Two feet, six inches. Such a small gap and yet to Patty it felt like a chasm. She had to get past the living room doorway but if seen it would probably mean losing her last chance of freedom. She edges slowly forward, pausing every step to listen, wishing her heart would stop beating so loudly, convinced its pounding would betray her.
Patty stops at the edge of the doorway. Opposite her, the stairs to the upper floor disappear into darkness. She can still hear him, scar-face, arguing with himself and can make out a stream of profanity. Little else of his slurred ranting makes any sense.
In two paces she can be on the stairs. But which way is he facing? It doesn’t sound like he’s moving about. From the direction of his voice she guesses he must be sitting in the beat up old armchair, the one that has its back to the kitchen.
She holds her breath and moves swiftly and silently to the staircase, flicking her head to the side briefly as she does so. She doesn’t see him and knows that if he is in the armchair that he won’t have seen her.
Patty stops on the first step and reminds herself to start breathing. She moves haltingly up the stairs, avoiding the squeaky third and fifth steps, and allows herself the luxury of a deep breath when she reaches the landing. She rests a moment to give her eyes the chance to adjust to the darkness and then makes her way to the bedroom.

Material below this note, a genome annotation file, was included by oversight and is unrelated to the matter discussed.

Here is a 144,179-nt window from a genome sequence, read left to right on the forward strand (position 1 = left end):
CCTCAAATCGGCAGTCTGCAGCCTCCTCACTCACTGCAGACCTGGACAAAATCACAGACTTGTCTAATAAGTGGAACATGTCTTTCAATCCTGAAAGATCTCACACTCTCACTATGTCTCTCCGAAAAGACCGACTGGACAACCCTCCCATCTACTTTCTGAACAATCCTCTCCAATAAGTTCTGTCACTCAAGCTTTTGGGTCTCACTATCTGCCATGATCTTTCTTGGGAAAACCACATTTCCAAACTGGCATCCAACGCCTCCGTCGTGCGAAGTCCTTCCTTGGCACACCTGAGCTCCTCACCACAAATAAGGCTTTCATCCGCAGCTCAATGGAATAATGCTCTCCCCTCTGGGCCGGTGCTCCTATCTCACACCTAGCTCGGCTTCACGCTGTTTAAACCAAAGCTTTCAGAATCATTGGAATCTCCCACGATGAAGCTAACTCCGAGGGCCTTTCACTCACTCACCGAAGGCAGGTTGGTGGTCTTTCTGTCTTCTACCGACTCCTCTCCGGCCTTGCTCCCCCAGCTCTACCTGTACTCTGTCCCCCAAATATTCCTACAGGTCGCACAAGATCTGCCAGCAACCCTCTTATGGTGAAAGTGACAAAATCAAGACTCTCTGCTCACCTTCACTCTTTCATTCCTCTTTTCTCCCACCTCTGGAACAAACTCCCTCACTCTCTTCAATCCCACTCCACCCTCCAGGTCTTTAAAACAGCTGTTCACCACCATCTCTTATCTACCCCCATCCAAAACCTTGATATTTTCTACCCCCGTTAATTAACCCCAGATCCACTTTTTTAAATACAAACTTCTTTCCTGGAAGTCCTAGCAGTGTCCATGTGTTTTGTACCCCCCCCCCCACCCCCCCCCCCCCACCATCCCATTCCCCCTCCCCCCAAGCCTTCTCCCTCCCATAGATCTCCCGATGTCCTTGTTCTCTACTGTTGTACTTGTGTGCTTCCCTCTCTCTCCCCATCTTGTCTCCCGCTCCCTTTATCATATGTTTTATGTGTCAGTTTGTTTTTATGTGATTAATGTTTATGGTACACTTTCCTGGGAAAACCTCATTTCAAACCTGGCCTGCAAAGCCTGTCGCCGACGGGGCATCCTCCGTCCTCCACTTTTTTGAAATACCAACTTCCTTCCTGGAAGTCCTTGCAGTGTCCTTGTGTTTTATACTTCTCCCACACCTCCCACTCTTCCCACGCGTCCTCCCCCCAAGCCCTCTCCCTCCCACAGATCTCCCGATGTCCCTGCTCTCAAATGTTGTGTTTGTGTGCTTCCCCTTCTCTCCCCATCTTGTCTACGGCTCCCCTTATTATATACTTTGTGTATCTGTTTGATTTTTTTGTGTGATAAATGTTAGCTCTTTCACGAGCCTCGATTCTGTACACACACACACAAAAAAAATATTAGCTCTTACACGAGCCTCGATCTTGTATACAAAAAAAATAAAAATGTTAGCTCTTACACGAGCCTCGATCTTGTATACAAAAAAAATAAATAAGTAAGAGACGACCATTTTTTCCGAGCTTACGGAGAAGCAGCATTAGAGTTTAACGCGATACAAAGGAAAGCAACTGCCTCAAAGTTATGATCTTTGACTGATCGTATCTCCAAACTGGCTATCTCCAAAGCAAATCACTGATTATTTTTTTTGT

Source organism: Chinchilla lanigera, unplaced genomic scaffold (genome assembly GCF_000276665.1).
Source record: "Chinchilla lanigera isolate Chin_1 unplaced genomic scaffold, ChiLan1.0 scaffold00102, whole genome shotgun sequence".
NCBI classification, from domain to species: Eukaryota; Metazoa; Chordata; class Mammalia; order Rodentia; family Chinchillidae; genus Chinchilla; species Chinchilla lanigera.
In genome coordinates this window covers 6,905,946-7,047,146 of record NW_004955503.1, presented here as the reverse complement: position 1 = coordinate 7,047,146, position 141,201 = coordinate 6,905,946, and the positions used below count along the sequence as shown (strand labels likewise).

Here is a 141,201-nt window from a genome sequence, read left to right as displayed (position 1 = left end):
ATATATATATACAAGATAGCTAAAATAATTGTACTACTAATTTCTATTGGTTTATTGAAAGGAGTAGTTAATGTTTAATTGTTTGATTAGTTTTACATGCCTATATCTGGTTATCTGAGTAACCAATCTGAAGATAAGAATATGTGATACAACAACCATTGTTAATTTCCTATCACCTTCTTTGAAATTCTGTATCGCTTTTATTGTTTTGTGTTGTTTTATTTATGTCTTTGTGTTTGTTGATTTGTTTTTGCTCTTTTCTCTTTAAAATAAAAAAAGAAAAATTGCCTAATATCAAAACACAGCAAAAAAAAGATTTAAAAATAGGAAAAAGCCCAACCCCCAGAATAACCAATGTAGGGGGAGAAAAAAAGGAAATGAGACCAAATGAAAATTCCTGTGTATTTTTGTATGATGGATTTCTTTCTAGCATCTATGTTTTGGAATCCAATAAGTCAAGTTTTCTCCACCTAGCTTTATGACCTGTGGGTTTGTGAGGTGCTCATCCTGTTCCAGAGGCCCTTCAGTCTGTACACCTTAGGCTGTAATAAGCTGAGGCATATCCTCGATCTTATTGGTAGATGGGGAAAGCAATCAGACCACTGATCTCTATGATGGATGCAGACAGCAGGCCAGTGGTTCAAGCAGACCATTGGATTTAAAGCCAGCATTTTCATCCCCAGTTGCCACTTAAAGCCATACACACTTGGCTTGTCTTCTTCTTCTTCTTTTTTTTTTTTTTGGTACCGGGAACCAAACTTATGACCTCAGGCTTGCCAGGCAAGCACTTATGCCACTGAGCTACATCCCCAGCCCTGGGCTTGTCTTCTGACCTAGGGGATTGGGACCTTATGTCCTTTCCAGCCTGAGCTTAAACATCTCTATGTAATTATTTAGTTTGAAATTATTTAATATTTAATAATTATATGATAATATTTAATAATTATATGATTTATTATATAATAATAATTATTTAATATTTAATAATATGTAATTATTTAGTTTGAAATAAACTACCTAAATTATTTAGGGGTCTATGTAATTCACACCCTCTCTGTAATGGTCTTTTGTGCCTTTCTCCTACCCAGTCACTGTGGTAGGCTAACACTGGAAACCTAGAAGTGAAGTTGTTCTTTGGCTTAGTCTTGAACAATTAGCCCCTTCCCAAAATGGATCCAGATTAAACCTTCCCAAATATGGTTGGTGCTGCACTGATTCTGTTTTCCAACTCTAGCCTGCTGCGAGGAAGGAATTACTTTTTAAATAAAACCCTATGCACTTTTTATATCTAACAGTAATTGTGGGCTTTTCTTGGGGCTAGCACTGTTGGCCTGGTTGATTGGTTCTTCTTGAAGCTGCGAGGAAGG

There’s just enough light from the street lamp to illuminate the room. He’s clearly been in here. Her wardrobe is opened and her belongings scattered over the floor. She moves to her nightstand and nearly slips on a book. She laughs at the title, “The World Is Yours”, a book on Eastern spirituality and meditation techniques. “All the mantras and visualizations aren’t going to help you now Patty.”
She reaches toward the nightstand and realizes she’s still tightly clutching the knife she used to cut the ropes. She places it on the bed and flexes her stiff fingers. Her hand looks so small. A sense of utter aloneness washes over her. She wishes she’d stayed at Ms. Brooks’ place but then wonders if it would actually have made a difference. And what has happened to her dogs? She doesn’t dare think about what he might have done to them.
Patty finds herself fighting back tears as she opens the hidden compartment in the nightstand and takes out the gun her father gave her. She has never liked guns but for the first time is grateful that her Dad showed her how to use one and insisted she have it when she left home. She hears his voice guiding her as she loads the bullets and steels herself for what is to come.
She makes her way cautiously back to the stairs and descends, stepping awkwardly over the creaky steps. She stops at the bottom and listens.
Is it to much to hope that he’s passed out drunk? She forces herself to stand in the doorway and look into the living room. She enters and sees that he’s not there. The quiet is unnerving. The nearly finished whiskey bottle lies on its side at the base of the armchair next to an empty glass.
She moves quickly to the door which leads to the entrance hall and presses her ear against it. Nothing. She steps back and reaches for the handle.
“Going somewhere?” His voice turns her blood to ice. She turns her head to one side and sees his hulking frame filling the kitchen doorway. “I want that fucking key.”
Patty turns to face him and he roars with laughter when he notices the gun. “You haven’t got the fucking guts, you stupid bitch. You always were a useless piece of shit, Diana.”
“My name.” She raises the gun and cocks the hammer. “Is Patty.”
A momentary look of doubt crosses his face. Then he laughs again and begins to walk towards her, an evil grin distorting his mess of a face even further.
Patty slowly pulls on the trigger and simply says, “Namaste, motherfucker.”